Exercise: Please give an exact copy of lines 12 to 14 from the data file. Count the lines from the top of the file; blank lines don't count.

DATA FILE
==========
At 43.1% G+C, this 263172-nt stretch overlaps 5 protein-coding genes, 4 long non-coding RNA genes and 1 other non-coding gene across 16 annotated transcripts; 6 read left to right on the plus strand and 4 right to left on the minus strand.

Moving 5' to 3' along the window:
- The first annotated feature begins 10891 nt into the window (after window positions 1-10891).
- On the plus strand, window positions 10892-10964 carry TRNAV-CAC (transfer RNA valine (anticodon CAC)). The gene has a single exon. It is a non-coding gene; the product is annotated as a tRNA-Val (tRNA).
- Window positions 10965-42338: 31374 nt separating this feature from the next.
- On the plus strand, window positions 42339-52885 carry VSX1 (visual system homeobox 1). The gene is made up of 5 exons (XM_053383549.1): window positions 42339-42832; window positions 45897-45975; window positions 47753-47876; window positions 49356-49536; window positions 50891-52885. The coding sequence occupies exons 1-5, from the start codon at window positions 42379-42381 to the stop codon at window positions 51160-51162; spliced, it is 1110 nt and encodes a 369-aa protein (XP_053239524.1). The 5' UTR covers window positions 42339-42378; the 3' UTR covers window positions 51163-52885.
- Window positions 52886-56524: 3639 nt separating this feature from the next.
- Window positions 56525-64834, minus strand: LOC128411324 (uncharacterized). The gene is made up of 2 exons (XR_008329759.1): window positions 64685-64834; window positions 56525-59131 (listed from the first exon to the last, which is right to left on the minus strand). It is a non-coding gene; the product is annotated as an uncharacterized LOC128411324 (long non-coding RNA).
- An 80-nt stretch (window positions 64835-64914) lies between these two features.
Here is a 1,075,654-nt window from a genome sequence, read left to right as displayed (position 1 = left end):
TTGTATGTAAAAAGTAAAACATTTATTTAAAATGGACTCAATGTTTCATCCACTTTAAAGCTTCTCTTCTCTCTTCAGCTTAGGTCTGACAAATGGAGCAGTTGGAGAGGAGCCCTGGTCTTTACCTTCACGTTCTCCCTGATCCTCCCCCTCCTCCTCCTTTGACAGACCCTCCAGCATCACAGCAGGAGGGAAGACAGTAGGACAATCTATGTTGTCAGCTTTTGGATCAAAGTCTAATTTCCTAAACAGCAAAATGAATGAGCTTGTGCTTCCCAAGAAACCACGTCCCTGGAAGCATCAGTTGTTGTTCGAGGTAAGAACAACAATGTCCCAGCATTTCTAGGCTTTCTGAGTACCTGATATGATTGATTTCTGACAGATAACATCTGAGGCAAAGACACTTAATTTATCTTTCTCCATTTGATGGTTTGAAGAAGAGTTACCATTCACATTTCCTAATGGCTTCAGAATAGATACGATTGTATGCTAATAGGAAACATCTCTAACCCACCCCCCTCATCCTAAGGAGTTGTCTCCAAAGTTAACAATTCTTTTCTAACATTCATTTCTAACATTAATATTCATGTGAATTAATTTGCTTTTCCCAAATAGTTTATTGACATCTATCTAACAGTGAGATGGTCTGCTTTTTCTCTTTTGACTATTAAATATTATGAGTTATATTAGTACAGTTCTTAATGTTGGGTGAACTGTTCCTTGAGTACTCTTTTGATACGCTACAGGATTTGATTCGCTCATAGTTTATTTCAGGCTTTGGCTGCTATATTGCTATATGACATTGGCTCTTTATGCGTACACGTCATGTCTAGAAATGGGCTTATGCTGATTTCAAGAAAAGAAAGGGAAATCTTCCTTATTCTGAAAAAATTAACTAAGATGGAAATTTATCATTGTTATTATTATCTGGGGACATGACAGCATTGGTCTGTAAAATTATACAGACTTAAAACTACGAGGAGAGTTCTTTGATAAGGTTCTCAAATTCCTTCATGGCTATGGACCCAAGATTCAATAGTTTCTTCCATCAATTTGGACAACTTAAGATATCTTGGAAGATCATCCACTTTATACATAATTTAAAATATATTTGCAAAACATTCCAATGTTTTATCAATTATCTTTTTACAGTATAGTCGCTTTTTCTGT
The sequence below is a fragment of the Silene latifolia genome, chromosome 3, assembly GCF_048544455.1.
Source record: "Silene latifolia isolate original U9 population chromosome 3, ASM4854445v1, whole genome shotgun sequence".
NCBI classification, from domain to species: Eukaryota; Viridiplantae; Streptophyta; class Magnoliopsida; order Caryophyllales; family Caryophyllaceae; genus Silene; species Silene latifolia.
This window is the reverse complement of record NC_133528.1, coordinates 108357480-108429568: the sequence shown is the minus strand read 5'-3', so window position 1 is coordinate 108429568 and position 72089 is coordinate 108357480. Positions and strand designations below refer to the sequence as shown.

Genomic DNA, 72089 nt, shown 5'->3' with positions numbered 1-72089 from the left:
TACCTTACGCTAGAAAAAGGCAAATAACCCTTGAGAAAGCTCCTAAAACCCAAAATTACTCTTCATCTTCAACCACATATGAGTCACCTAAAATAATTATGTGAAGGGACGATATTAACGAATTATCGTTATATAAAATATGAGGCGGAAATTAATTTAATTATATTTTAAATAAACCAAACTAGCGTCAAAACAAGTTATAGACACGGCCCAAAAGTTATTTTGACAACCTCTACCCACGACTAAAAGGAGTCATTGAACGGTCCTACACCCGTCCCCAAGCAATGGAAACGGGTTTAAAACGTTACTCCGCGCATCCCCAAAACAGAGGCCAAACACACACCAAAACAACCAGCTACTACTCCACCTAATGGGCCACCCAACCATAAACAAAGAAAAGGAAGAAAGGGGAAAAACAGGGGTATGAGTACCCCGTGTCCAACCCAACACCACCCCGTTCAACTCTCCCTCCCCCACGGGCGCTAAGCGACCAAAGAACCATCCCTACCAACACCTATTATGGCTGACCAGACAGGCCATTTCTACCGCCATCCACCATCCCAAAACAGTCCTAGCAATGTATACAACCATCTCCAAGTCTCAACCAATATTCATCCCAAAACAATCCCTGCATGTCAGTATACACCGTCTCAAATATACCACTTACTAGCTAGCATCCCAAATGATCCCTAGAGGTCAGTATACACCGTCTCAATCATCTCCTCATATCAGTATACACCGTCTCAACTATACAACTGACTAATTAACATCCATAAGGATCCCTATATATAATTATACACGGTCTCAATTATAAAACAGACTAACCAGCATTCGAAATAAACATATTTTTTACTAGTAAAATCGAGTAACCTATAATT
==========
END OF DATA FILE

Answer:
The sequence below is a fragment of the Silene latifolia genome, chromosome 3, assembly GCF_048544455.1.
Source record: "Silene latifolia isolate original U9 population chromosome 3, ASM4854445v1, whole genome shotgun sequence".
NCBI classification, from domain to species: Eukaryota; Viridiplantae; Streptophyta; class Magnoliopsida; order Caryophyllales; family Caryophyllaceae; genus Silene; species Silene latifolia.